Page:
The Department valued water using data from the Maharashtra Industrial Development Corporation (www.midcindia.org) because it includes a wide range of industrial water tariffs. This source provides 386 industrial water rates within the Maharashtra province from June 2003: 193 for the “inside industrial areas” usage category and 193 for the “outside industrial areas” usage category. Because the value was not contemporaneous with the POI, we adjusted the rate for inflation.

Post-Preliminary Determination Supplemental Questionnaire

In reviewing Sanhua's and DunAn's original and supplemental questionnaire responses, we have determined that certain reported items require additional supplemental information. We expect to issue post-preliminary determination supplemental questionnaires to both Sanhua and DunAn to address these and other deficiencies.

Critical Circumstances

A. DunAn and Sanhua

On September 9, 2008, Petitioner alleged that there is a reasonable basis to believe or suspect that critical circumstances exist with respect to the antidumping investigation of FSVs from the PRC. Because Petitioner submitted its critical circumstances allegation more than 20 days before the preliminary determination, the Department is issuing a preliminary finding of critical circumstances with its preliminary determination.[41] Section 733(e)(1) of the Act provides that, upon receipt of a timely allegation of critical circumstances, the Department will determine whether there is a reasonable basis to believe or suspect that: (A)(i) there is a history of dumping and material injury by reason of dumped imports in the United States or elsewhere of the subject merchandise or (ii) the person by whom, or for whose account, the merchandise was imported knew or should have known that the exporter was selling the subject merchandise at less than its fair value and that there was likely to be material injury by reason of such sales, and (B) there have been massive imports of the subject merchandise over a relatively short period.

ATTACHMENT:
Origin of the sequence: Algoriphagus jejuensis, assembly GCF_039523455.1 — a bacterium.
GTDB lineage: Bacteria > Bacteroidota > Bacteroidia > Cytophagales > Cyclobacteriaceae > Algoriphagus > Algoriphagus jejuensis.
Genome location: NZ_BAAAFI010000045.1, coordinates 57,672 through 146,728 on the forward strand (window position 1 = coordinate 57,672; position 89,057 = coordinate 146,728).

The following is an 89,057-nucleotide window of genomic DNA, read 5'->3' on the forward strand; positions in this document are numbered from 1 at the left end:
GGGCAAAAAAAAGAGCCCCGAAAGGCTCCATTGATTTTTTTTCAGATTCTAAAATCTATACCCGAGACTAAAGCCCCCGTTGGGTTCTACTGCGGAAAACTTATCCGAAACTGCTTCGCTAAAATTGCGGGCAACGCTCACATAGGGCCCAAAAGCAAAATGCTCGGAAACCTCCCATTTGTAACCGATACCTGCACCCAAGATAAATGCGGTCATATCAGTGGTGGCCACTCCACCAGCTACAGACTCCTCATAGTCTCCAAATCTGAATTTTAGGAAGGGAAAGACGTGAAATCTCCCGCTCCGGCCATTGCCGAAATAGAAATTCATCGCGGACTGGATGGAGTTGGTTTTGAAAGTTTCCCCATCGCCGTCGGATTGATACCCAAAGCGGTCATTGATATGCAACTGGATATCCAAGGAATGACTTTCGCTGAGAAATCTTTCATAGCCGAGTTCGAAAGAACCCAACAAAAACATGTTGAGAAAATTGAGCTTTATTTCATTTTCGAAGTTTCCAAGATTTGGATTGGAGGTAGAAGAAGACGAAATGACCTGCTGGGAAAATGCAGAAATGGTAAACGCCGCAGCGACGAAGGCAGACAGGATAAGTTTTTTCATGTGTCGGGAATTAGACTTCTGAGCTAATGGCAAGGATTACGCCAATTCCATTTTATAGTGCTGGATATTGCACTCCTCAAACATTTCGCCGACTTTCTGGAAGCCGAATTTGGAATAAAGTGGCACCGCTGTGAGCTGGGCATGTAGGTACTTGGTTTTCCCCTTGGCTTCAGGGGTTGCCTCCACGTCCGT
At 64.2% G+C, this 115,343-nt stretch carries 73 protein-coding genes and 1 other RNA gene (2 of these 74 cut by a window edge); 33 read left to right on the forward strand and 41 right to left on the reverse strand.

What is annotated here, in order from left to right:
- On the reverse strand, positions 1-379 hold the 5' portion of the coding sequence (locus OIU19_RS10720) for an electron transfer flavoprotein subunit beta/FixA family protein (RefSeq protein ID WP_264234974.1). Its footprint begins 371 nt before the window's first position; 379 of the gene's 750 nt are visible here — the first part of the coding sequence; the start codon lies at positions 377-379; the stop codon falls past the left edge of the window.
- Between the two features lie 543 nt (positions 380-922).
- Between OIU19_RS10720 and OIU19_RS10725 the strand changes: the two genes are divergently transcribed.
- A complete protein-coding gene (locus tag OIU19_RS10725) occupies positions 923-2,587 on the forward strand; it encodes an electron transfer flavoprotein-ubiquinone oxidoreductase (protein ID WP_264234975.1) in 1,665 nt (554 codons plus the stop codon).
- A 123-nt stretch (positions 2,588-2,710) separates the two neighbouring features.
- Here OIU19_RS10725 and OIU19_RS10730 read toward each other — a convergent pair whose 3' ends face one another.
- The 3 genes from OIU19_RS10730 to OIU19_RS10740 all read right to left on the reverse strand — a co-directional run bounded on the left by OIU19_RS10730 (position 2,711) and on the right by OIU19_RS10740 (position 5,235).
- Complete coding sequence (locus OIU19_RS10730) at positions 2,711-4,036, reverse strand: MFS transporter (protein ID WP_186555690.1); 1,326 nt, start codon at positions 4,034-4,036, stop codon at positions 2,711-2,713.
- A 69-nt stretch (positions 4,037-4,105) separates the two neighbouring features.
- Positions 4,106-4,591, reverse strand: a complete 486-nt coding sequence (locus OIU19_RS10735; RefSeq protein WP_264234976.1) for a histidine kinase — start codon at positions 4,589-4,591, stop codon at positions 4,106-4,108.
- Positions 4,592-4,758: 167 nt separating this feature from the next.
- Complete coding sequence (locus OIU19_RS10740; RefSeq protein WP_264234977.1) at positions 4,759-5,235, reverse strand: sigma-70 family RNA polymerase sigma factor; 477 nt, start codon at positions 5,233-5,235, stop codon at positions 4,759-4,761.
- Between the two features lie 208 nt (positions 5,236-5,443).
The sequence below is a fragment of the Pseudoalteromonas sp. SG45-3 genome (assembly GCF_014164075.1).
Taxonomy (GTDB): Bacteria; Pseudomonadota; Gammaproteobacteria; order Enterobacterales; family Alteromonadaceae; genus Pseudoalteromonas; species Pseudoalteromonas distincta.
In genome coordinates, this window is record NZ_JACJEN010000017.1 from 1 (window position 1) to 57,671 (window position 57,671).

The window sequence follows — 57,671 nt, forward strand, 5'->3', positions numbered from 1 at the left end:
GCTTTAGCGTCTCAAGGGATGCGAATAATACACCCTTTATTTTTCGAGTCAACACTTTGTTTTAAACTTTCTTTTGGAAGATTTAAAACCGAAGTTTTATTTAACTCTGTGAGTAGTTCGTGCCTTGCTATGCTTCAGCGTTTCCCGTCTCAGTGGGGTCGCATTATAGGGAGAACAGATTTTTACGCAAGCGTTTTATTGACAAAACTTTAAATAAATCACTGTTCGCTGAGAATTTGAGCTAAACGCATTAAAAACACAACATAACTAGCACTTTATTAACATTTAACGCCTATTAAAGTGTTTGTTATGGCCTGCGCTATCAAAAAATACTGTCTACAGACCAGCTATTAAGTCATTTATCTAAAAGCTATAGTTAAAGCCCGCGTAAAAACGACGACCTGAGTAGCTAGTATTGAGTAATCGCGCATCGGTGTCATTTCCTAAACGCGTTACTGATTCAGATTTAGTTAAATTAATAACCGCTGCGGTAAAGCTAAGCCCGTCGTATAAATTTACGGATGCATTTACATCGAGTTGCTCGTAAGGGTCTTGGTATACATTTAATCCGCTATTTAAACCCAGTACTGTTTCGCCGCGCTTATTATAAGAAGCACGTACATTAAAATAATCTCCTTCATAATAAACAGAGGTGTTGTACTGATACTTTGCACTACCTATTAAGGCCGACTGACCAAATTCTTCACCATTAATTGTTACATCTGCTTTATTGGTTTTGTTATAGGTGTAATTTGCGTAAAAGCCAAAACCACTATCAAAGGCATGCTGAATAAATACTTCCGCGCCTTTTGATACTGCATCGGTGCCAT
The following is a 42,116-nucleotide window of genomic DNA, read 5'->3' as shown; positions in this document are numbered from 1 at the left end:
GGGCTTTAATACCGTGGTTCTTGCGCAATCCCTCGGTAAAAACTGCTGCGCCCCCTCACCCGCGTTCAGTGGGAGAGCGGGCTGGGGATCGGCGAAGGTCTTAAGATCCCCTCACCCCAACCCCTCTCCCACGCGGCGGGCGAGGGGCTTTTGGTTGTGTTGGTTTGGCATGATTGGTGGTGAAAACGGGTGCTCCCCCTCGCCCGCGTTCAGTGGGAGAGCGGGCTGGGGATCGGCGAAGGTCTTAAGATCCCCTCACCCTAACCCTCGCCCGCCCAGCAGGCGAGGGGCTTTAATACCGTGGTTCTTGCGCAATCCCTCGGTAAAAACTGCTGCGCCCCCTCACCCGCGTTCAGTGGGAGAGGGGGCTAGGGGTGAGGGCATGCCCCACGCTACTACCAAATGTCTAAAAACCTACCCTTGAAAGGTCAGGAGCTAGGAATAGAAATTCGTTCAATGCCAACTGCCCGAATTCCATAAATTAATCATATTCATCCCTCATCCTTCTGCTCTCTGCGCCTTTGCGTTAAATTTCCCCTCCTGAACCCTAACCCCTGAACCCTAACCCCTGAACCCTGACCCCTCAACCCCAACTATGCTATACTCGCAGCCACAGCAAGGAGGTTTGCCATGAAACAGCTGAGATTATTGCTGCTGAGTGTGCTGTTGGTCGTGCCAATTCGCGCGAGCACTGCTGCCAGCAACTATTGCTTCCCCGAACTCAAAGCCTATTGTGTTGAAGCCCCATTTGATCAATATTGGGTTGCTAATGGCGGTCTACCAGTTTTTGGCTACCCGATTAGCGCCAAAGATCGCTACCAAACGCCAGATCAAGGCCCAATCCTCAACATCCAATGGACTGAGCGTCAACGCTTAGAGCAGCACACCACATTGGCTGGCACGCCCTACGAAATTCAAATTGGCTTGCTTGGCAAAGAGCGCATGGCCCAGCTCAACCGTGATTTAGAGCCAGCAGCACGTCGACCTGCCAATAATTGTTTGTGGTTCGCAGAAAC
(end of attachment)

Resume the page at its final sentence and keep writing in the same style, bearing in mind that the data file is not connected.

To determine whether the above statutory criteria have been satisfied, the Department examined the following information: (1) evidence presented in Petitioner's September 9, 2008, submission; (2) evidence obtained since the initiation of the LTFV investigation (i.e., import statistics obtained from the ITC Data Web); and (3) the ITC's preliminary material injury determination.[42]

To determine whether a history of dumping and material injury exists, the Department generally considers current or previous antidumping duty orders on subject merchandise from the country in question in the United States and current orders in any other country with regard to imports of subject merchandise. Petitioner makes no statement concerning a history of dumping with respect to FSVs from the PRC in the United States or elsewhere. Moreover, the Department is not aware of any other antidumping order in the United States or in any country on FSVs from the PRC. Therefore, the Department finds no history of injurious dumping of FSVs from the PRC in accordance with section 733(e)(1)(A)(i) of the Act.

To determine whether an importer knew, or should have known, that the exporter was selling subject merchandise at LTFV in accordance with section 733(e)(1)(A)(ii) of the Act, the Department must rely on the facts before it at the time the determination is made. The Department normally considers margins of 25 percent or more for export price (“EP”) sales and 15 percent or more for CEP sales sufficient to impute importer knowledge of sales at LTFV.[43] Petitioner suggests the use of the margins used by the Department at the investigation initiation.[44] However, we find the use of the alleged rates in the Petition to be unnecessary in this case because the Department's preliminary determination has found margins of 26.72 percent for DunAn, and 15.41 percent for Sanhua. Based on these margins, the Department preliminarily finds that both DunAn's and Sanhua's importers knew, or should have known, that DunAn and Sanhua were selling subject merchandise at LTFV.